Technical Abstract: Both controlled environment and field studies indicate that isoflavones, a dietary source of a class of bioactive phytochemicals present primarily in soybean seeds, increase greatly when seeds mature under cooler conditions or when plants are well-watered. Environmental effects can be superimposed on genetic differences in isoflavone concentration and composition, but genetic differences, e.g., early vs. late seed maturation, can also affect the environment in which seeds mature. To date there is little information regarding how seed isoflavones in soybean lines differing in maturity group change between locations and years with different weather conditions. Therefore, soybean seeds from 15 lines representing four maturity groups grown in 2001 and 2002 at three locations in Maryland (full season at all three and double crop at one location). 2001 and 2002 represent relatively normal and warm and dry years, respectively. Total isoflavones averaged for both years and all locations/planting dates ranged between 4.7 µmol [g seed dry matter (SDM)]-1 in cv. MD95-5358 and 8.7 µmol [g SDM]-1 in cv. Stressland. Isoflavone composition averaged 40% daidzein (33-46% depending on line), 50% genistein (46-56%) and 10% glycitein (7-13%). Isoflavone content decreased 30-60% in 2002 compared to 2001 in early maturing soybean lines grown in warmer conditions but not in a cooler location. Isoflavones were not affected consistently or to a large extent in later maturity lines at any location or planting date combination. Relative changes in genistein, daidzein, and total isoflavons were similar whereas glycitein was much more variable. Early maturing soybean lines are more likely to be affected by changes in temperature and precipitation associated with climate change.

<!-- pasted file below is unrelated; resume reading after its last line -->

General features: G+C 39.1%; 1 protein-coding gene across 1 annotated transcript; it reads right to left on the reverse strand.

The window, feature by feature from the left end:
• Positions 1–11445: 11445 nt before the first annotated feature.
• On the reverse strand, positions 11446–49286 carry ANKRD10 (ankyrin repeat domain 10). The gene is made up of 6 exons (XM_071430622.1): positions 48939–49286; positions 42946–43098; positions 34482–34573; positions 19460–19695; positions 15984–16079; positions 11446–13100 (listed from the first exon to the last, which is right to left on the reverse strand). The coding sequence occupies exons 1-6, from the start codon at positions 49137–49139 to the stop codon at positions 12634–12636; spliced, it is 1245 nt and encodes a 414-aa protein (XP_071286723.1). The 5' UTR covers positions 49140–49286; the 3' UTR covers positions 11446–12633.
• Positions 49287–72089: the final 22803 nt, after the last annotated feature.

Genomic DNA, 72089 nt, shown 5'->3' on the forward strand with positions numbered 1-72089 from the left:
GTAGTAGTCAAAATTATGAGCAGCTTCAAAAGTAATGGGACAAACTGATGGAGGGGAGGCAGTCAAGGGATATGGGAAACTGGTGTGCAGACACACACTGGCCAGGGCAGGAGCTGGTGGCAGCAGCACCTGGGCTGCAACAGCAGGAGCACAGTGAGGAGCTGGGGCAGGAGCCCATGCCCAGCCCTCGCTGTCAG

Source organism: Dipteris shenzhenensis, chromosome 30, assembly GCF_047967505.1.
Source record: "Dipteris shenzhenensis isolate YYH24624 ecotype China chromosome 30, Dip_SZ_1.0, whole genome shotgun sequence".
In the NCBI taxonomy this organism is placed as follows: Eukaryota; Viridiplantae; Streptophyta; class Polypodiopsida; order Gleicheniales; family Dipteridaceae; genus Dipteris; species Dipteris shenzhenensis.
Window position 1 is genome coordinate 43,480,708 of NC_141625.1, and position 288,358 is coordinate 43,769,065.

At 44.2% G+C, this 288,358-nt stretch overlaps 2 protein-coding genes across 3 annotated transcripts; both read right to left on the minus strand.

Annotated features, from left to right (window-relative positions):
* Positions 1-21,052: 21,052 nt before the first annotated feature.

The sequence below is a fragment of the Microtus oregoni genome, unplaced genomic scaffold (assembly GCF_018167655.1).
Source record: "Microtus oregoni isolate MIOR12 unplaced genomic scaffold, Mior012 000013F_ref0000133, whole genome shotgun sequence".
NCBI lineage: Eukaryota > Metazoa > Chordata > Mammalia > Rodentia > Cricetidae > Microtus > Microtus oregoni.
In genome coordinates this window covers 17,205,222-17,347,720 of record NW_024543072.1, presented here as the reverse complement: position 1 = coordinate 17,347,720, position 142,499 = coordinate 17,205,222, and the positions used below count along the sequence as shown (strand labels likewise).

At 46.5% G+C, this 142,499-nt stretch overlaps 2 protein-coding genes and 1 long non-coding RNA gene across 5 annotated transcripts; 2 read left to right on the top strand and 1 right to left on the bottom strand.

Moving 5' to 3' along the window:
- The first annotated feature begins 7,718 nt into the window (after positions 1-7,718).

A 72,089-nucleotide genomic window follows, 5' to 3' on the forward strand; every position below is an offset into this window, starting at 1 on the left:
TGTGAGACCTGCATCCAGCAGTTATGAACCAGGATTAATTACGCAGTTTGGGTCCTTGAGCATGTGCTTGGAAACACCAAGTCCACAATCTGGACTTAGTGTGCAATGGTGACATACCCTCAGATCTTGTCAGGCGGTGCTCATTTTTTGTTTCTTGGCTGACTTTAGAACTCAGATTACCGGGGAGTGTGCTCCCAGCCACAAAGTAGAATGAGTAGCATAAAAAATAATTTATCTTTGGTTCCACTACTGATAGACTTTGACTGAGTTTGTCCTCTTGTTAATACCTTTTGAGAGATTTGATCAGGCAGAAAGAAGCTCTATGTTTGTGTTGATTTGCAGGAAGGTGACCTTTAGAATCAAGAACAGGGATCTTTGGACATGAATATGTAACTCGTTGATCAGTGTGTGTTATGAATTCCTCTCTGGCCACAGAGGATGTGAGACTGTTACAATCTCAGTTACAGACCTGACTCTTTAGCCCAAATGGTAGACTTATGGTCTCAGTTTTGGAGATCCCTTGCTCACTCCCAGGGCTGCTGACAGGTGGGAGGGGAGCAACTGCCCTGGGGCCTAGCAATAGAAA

Last Modified: 7/31/2014